Apple legal worries grow as long-dormant French case moves ahead – POLITICO

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PARIS — A French case against Apple that’s been gathering dust for years could soon add to the tech giant’s headaches.

The legal action, which focuses on the U.S. tech giant’s contracts with French app developers and echoes ongoing litigation in California, will move forward in the fall, according to the case file and people familiar with the case. The next hearing, scheduled in mid-September, will set a new timetable for the dispute’s final stretch, the people said.

France’s economy ministry first took Apple to the Paris commercial court four years ago and the case has been advancing quietly amid staunch opposition from the company. This month France Digitale, a trade association for startups that has become a prominent Apple opponent, was admitted as a co-claimant along with the French state, and has provided additional testimony on how it believes the tech company’s contracts harm developers, according to a court document seen by POLITICO. All parties will present their final arguments before the judge makes a decision at a date that will be determined in September.

Apple did not say how it was contesting the case and declined to comment on France Digitale’s complaints.

The development comes at a time when politicians and regulators in Europe and the United States are looking to curb the power of Silicon Valley giants.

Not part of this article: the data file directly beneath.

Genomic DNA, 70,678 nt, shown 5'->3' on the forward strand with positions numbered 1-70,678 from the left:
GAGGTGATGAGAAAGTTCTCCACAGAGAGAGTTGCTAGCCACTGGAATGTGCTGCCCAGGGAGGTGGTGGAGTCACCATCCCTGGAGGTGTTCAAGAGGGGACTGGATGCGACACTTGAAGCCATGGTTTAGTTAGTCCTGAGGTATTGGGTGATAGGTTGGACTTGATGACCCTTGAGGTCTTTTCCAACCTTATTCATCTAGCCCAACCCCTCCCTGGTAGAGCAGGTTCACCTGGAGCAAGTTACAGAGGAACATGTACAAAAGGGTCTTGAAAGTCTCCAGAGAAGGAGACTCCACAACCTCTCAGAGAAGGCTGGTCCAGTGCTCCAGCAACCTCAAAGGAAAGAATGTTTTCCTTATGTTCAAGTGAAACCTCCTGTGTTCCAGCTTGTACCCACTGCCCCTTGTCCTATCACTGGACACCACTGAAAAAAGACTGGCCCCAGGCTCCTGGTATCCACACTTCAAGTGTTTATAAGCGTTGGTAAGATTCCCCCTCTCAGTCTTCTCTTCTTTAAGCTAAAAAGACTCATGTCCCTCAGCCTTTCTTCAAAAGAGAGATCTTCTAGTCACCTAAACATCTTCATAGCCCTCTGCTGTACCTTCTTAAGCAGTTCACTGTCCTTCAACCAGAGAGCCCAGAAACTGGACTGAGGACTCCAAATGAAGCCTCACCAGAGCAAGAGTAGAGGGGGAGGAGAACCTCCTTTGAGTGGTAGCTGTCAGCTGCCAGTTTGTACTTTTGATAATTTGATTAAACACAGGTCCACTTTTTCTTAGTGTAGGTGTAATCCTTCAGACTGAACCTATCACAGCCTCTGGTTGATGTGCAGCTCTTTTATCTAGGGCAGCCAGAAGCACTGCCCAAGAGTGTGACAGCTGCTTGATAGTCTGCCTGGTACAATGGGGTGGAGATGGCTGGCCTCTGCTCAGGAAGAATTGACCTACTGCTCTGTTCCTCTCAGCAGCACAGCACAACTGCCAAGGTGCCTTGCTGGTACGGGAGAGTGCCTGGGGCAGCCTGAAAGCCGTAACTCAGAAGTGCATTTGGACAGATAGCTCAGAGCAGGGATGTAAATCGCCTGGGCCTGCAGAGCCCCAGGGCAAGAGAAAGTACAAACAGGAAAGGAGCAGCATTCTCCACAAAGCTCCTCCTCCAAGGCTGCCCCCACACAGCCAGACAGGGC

If the French court sides with the economy ministry and France Digitale, the U.S. tech behemoth could be required to change some of the clauses signed by app developers at a time when the App Store is under intense scrutiny in Europe and the U.S.

In June, the British competition regulator said it would look into whether Apple’s operating system, App Store and web browser stifle innovation and raise prices; Germany’s competition authority launched an investigation into the company’s App Store; and the Dutch Authority for Consumers and Markets said its own probe into the App Store will wrap up this year. In the U.S., a blockbuster antitrust trial between Apple and game developper Epic Games, that touches upon a 30 percent commission levied by the tech giant, wrapped up in May.

In France alone, Apple already faces a complaint from the digital advertising industry before the competition authority and another one, also from France Digitale, in front of the data protection regulator.

“[In France], we will either have a very clear condemnation of Apple’s violation of existing competition law, or proof that the current law does not allow digital giants to be touched,” said Nicolas Brien, president of the European Startup Network, which includes France Digitale, referring to the Paris commercial court case.

France Digitale joining the case is another blow against Apple, which is on a lobbying spree on both sides of the Atlantic to push back against new rules that could inhibit its business.

In the U.S., the tech giant is urging lawmakers to reject a series of antitrust bills aimed at reining in its power. On Wednesday, Apple took aim at the Digital Markets Act — the EU’s bill to curb the market power of tech companies — highlighting the “dangers” of installing apps that don’t come from its carefully curated App Store, a practice known as “sideloading.”

In the French court, Apple is backed by the App Association, a lobby representing app developers reportedly sponsored by Apple and other tech companies. “Overall, the App Store ecosystem benefits mobile app developers greatly. The existence of a model contract allows everyone, regardless of their size, to access a world market on an equal footing with the other,” the organization’s founder Mike Sax said in a statement.